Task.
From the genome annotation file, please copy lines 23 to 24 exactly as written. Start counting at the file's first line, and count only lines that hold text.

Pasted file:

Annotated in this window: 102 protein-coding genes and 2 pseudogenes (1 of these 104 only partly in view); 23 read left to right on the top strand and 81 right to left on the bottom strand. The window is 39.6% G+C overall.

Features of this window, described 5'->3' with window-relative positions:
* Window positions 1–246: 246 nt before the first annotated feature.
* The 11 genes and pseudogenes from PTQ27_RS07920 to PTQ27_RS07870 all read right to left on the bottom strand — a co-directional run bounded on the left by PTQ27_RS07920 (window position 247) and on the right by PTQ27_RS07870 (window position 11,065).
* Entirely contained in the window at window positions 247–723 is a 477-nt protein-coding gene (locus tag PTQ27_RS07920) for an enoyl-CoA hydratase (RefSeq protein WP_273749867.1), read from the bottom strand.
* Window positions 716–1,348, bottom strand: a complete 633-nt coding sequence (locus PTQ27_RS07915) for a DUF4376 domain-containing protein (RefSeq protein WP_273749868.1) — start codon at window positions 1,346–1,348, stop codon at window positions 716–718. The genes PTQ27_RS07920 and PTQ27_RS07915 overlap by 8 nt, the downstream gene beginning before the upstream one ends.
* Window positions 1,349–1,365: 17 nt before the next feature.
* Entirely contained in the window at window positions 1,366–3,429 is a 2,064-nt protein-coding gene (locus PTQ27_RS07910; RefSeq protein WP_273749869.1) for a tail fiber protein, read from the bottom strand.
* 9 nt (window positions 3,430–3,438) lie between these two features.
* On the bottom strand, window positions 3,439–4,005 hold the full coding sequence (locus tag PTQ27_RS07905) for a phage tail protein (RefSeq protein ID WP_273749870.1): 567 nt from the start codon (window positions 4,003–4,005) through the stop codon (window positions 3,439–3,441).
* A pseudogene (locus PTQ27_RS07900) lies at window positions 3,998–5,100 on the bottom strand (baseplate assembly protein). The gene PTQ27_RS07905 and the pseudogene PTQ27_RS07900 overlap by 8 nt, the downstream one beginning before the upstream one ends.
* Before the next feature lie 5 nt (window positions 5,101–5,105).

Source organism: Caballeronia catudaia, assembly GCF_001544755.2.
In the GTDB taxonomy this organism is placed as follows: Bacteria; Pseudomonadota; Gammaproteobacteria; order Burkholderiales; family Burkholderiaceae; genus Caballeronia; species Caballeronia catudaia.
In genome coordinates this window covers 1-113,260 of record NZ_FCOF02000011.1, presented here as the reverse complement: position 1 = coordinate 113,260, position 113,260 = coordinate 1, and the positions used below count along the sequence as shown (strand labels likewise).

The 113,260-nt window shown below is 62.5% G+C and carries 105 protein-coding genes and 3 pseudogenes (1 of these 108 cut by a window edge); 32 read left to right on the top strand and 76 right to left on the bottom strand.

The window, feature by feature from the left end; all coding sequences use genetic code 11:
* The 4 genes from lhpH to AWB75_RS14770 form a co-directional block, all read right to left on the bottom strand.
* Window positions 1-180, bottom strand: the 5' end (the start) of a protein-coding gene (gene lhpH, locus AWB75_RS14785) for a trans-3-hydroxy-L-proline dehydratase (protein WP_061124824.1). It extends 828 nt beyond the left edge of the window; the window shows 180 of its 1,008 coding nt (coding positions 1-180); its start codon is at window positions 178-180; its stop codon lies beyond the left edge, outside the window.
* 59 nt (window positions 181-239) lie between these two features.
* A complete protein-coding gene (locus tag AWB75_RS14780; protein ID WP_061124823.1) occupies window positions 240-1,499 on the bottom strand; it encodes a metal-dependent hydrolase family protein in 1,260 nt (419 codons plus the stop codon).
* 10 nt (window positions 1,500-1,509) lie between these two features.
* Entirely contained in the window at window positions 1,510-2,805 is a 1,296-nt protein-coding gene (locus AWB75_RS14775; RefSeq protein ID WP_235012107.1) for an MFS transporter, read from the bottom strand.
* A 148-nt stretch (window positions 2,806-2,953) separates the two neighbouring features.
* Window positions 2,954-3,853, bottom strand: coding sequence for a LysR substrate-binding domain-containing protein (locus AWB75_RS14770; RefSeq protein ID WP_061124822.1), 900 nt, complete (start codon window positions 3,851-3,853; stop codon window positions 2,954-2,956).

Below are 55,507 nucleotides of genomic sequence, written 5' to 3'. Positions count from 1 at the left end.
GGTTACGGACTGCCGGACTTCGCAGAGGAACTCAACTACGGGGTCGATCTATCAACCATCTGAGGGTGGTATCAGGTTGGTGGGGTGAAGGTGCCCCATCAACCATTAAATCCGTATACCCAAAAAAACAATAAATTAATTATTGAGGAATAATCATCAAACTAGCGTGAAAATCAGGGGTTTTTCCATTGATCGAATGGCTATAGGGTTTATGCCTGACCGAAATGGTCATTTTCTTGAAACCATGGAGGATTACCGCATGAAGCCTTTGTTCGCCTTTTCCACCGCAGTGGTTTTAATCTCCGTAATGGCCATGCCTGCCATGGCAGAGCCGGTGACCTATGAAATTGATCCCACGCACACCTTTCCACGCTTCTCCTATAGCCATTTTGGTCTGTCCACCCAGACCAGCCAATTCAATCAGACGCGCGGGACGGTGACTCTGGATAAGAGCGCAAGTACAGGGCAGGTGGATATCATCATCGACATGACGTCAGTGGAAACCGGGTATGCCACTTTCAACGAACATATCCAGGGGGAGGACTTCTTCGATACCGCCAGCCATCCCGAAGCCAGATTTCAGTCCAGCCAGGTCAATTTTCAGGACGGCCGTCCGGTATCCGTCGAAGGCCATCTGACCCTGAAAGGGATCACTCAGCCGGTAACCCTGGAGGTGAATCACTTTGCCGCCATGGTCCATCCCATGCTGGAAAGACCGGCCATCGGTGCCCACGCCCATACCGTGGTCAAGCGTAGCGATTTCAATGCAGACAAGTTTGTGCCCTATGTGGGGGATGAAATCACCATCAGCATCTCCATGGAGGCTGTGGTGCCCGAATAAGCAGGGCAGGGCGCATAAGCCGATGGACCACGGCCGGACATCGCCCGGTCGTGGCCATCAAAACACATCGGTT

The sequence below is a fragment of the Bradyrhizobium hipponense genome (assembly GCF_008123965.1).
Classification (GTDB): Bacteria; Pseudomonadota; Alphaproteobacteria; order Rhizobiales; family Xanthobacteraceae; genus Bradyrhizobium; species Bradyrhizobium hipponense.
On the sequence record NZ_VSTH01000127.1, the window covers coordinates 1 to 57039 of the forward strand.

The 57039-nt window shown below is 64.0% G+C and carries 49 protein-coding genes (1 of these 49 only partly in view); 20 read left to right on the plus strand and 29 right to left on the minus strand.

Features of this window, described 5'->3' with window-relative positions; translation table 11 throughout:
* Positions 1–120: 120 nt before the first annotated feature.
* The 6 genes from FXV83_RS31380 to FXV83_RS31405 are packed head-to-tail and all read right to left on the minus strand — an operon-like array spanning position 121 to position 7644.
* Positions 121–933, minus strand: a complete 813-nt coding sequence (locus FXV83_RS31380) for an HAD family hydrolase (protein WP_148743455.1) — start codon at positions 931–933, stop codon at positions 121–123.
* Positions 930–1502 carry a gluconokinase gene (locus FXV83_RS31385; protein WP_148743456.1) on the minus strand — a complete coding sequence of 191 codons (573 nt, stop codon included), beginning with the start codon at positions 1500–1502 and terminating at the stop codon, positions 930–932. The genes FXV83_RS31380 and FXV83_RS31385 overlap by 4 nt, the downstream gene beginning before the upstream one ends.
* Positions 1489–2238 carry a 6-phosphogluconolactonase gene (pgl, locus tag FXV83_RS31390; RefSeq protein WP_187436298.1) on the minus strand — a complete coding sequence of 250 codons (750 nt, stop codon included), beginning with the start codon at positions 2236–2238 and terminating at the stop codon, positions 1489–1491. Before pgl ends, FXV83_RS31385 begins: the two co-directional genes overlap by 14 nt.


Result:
* Entirely contained in the window at window positions 1,510-2,805 is a 1,296-nt protein-coding gene (locus AWB75_RS14775; RefSeq protein ID WP_235012107.1) for an MFS transporter, read from the bottom strand.
* A 148-nt stretch (window positions 2,806-2,953) separates the two neighbouring features.